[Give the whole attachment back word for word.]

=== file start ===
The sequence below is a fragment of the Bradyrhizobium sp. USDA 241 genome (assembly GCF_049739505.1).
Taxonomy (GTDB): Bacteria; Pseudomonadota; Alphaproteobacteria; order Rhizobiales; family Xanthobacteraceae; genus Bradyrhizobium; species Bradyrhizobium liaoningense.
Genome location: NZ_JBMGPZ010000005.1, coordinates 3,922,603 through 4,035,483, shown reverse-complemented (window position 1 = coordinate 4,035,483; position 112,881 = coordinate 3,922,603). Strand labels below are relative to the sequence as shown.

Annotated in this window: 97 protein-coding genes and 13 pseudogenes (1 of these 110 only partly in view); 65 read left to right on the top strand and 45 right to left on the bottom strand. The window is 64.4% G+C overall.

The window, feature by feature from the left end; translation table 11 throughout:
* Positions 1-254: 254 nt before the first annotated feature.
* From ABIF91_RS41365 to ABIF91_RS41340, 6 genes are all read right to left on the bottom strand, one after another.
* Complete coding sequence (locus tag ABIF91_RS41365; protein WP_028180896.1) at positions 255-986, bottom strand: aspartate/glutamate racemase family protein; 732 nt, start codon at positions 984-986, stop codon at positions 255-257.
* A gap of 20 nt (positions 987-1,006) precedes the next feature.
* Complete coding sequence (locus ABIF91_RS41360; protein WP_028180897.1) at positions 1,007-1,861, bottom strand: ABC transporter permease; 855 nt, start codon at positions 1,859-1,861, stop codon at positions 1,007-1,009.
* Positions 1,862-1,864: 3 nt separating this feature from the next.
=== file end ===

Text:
The sequence below is a fragment of the Bradyrhizobium sp. USDA 241 genome (assembly GCF_049739505.1).
Taxonomy (GTDB): Bacteria; Pseudomonadota; Alphaproteobacteria; order Rhizobiales; family Xanthobacteraceae; genus Bradyrhizobium; species Bradyrhizobium liaoningense.
Genome location: NZ_JBMGPZ010000005.1, coordinates 3,922,603 through 4,035,483, shown reverse-complemented (window position 1 = coordinate 4,035,483; position 112,881 = coordinate 3,922,603). Strand labels below are relative to the sequence as shown.

Annotated in this window: 97 protein-coding genes and 13 pseudogenes (1 of these 110 only partly in view); 65 read left to right on the top strand and 45 right to left on the bottom strand. The window is 64.4% G+C overall.

The window, feature by feature from the left end; translation table 11 throughout:
* Positions 1-254: 254 nt before the first annotated feature.
* From ABIF91_RS41365 to ABIF91_RS41340, 6 genes are all read right to left on the bottom strand, one after another.
* Complete coding sequence (locus tag ABIF91_RS41365; protein WP_028180896.1) at positions 255-986, bottom strand: aspartate/glutamate racemase family protein; 732 nt, start codon at positions 984-986, stop codon at positions 255-257.
* A gap of 20 nt (positions 987-1,006) precedes the next feature.
* Complete coding sequence (locus ABIF91_RS41360; protein WP_028180897.1) at positions 1,007-1,861, bottom strand: ABC transporter permease; 855 nt, start codon at positions 1,859-1,861, stop codon at positions 1,007-1,009.
* Positions 1,862-1,864: 3 nt separating this feature from the next.